Interestingly, veliparib is less potent than olaparib or talazoparib but it lacks PARP-trapping characteristics, which makes it easier to combine with chemotherapy. PARP trapping has been shown to be associated with myelosuppression.
“[O]ne can question the clinical relevance of a 1.9-month difference in median progression-free survival,” Telli observed. However, the difference in median PFS rates in the 2 treatment arms are distinct from those seen in the PARP inhibitor monotherapy studies in that the PFS curves separate late, she pointed out.
For example, with a median follow-up of almost 36 months in the current study, an estimated 34% of patients in the veliparib group were free of progression at 24 months while 26% of them were still free of disease progression at 36 months. These rates compared with 20% of control patients who were free of disease progression at 24 months and only 11% who were progression-free at 36 months.
Notably as well, the median OS in patients with triple-negative breast cancer was 35 months, which represents the best overall survival ever reported for triple-negative breast cancer, she emphasized.
“[These] data certainly challenge the existing dogma of sequential single-agent therapy in this genetically distinct group of patients with advanced breast cancer,” Telli wrote. “The results of BROCADE3 represent an important step forward in this field and provide a strong rationale for future comparative studies of this approach versus PARP inhibitor monotherapy.”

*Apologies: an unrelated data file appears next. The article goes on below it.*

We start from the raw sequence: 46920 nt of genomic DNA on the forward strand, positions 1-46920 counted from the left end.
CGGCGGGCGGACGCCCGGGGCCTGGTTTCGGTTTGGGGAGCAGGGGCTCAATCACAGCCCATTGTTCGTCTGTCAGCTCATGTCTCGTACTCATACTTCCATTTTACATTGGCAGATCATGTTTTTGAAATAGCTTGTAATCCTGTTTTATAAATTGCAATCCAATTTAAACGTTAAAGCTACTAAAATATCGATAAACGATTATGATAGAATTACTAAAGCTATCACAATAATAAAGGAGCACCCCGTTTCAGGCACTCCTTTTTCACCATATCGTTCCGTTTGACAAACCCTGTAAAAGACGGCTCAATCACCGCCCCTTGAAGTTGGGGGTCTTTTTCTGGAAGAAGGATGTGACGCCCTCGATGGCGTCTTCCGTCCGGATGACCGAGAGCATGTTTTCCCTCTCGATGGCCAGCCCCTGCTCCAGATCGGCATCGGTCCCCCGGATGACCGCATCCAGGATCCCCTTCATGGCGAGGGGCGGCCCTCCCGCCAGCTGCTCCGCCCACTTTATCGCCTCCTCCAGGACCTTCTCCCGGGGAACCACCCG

Olaparib and talazoparib were both approved by regulatory agencies for the treatment of metastatic breast cancer associated with a germline BRCA1 or BRCA2 mutations based on phase III trial data in which investigators compared PARP inhibitor monotherapy with non-DNA-damaging chemotherapy of the investigators choice in both the OlympiAD and the EMBRACA studies.
The combination of the PARP inhibitor, veliparib, plus a highly active, platinum-based doublet followed by veliparib monotherapy significantly extended progression-free survival compared with the doublet alone in BRCA-mutated advanced breast cancer.
A platinum-based induction combination followed by PARP inhibitor maintenance may become the new treatment paradigm in BRCA breast cancer.
Pam Harrison, Contributing Writer, BreakingMED™
The study was funded by Abbvie.
Diéras reported serving as a consultant or in an advisory role at Roche- Genentech, Novartis, Lilly, Pfizer, AbbVie, Merck Sharpe & Dohme, Daiichi Sankyo, Seattle Genetics, and Astra Zeneca, and has received speakers’ fees from Roche–Genentech, Novartis, Lilly, Pfizer, Astra Zeneca, and Daiichi Sankyo.
Cat ID: 22
Topic ID: 78,22,730,22,691,192,925